Brand: Women, the State, And Liberalization
Laurie Brand is an accomplished political scientist, best known for her work on Palestinian and Jordanian politics and policy. With this book, she branches out into North Africa and into the study of women's issues. In both realms she displays many of the strengths of her earlier work: the cases are well-researched and judiciously presented, and future scholars of the status of women in the Arab world will have good reason to turn to this volume for the ample and reliable empirical detail it contains. The theoretical ambitions of the book, however, do not match its empirical richness; Brand is content with a fairly modest comparative analytical framework, thereby permitting the readers to extract their own generalizations from the data.
Brand seeks to understand how episodes of political liberalization affect women, women's rights, and women's organization in three countries: Morocco, Tunisia, and Jordan. This is an interesting question because many feminists consider the welfare state to have been women-friendly, and they worry about the differential and largely negative impact of privatization and liberalization on women. Brand begins her own work with a brief examination of the fortunes of women in the political liberalizations of Latin America and Eastern Europe in the last fifteen years, ostensibly to provide some comparative perspective and highlight the particular circumstances women in the Arab world face. Unfortunately, the comparison is only partially useful for, as Brand is well aware, the cases she examines are in many respects not comparable cases of liberalization at all, but instances of failed or aborted experiments in liberalization. Might not political failure have an impact on women that is different from success? It seems plausible that it might, but she does not treat that question here.
Instead, Brand identifies a number of dimensions along which the relationship among women, the state, and liberalization might vary, including the nature of the transition, the pre-existing roles and rights of women, and the relationship between the old and new regimes and between each of them and "conservative forces, particularly the religious establishment." On the strength of this study, it appears that the importance of the preliberal regime can hardly be overstated, since the principal distinction among these cases is not to be found within the transitions themselves (which, as has been noted, did not produce much permanent liberal change in any event) but in the circumstances in which the regimes began. The remarkably profeminist legal regime in Tunisia, a regime that predated and survived the country's "liberal" experiments, accounts far better than any element of the liberalization process for the difference between the status of women in Tunisia and in Morocco and Jordan.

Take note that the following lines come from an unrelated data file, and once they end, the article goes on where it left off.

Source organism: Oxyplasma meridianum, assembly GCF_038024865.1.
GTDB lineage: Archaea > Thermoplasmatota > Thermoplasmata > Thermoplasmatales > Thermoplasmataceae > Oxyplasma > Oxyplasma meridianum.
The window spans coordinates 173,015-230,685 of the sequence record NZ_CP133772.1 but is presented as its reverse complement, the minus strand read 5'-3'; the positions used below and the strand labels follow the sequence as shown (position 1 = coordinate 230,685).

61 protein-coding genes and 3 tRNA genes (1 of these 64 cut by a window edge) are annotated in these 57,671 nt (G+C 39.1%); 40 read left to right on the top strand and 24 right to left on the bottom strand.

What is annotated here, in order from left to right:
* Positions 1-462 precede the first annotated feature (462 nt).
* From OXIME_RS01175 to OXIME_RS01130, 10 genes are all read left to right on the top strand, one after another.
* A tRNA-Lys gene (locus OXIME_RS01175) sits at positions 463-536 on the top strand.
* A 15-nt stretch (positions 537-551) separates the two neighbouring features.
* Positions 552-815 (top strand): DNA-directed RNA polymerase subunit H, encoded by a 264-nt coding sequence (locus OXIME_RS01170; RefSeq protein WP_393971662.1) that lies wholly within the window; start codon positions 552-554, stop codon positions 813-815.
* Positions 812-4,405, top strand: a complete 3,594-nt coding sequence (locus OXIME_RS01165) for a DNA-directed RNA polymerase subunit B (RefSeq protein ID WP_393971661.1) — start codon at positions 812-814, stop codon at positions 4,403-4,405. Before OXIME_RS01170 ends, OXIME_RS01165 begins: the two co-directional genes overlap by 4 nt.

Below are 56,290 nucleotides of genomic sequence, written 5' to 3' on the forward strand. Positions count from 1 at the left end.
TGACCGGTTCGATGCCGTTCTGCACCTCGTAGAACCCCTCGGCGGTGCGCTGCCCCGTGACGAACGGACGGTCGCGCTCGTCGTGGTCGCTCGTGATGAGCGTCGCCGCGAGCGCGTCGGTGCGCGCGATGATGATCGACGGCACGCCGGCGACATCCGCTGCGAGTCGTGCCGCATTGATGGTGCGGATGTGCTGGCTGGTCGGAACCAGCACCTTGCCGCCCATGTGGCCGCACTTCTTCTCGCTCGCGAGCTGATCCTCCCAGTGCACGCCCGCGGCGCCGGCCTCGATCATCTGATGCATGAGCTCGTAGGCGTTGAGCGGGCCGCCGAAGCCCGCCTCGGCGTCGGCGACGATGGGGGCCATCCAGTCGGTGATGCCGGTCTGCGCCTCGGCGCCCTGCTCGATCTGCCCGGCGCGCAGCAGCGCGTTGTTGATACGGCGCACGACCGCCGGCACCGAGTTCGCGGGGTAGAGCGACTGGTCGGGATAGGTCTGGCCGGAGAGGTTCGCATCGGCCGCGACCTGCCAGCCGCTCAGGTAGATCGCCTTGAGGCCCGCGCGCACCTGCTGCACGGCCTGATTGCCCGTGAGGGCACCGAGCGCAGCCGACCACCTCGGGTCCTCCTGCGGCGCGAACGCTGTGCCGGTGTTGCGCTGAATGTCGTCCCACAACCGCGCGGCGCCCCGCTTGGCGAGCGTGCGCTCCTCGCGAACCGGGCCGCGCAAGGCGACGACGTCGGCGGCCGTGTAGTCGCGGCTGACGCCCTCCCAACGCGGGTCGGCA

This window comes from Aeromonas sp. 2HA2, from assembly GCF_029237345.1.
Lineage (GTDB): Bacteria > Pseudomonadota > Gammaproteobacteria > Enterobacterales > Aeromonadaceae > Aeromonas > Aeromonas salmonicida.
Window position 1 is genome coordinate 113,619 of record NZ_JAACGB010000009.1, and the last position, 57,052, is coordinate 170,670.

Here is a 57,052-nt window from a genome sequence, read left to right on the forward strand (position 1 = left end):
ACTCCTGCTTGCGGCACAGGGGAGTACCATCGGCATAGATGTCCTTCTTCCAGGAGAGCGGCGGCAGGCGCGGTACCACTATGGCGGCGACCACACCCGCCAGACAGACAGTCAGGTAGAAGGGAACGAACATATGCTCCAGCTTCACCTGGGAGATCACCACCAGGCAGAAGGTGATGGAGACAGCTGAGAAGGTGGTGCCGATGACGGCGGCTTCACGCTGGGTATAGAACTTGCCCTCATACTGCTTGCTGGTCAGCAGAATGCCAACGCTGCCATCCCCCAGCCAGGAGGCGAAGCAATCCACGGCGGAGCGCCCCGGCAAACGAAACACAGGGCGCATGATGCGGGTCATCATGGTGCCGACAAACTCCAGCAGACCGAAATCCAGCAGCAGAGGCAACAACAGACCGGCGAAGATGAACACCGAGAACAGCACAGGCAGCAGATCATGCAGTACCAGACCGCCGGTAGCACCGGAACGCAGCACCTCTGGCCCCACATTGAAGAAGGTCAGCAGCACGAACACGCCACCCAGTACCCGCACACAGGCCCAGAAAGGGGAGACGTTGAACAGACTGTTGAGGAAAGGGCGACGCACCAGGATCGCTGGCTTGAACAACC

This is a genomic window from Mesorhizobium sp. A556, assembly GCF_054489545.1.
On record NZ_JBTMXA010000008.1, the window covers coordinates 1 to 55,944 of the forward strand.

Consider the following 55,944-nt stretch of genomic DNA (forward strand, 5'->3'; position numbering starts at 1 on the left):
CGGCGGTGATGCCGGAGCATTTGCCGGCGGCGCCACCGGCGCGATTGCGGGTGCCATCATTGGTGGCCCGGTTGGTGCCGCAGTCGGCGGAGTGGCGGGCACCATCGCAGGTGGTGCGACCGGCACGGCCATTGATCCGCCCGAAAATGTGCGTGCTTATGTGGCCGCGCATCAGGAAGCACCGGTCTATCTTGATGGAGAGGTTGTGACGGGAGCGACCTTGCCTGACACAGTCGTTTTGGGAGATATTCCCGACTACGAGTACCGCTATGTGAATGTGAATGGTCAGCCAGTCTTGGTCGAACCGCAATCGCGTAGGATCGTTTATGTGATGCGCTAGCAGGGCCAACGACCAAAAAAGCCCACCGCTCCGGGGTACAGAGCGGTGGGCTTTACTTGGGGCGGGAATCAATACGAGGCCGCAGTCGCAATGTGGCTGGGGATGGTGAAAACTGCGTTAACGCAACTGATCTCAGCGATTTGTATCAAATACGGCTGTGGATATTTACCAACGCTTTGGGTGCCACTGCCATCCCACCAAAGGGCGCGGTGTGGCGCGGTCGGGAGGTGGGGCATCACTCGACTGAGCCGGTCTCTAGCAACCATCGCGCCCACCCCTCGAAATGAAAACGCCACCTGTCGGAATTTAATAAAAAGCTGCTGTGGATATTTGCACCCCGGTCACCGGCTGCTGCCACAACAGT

Interestingly, Brand concludes that in none of her cases have women's organizations had a significant role in advancing women's rights before or during the liberal periods. Both the Tunisian government's relatively feminist stance and the conservative approaches of the monarchies have reflected the predispositions and commitments of the (male) political leadership, not the influence of mobilized popular opinion or special interests. Unfortunately, it is difficult to explain the very different results across the countries in terms that permit drawing conclusions that are of interest beyond the region. Is the apparent Tunisian feminism merely old-fashioned patrimonialism in another guise? Is the discrimination in the Jordanian and Moroccan legal codes a "culturally authentic" expression of welfare state policies designed to protect women and children? Without exploring in more detail the cultural, political, or economic dynamics behind the failures of liberal reform, it is difficult to tease out of these cases the relative weight one should assign to traditional or conservative ideologies and social forces on one hand and modern welfare-state policies on the other in creating the circumstances in which, as Brand suggests, women are, for good and for ill, relatively passive recipients of policy. Yet, from the vantage point of the Eastern European or Latin American comparisons with which Brand starts--indeed, from the perspective of feminist theory in general--these are crucial questions. It is a testament to the value of Brand's contribution that her book raises such questions, even if it must fall to subsequent scholars to find definitive answers.
Lisa Anderson teaches political science at Columbia University, New York.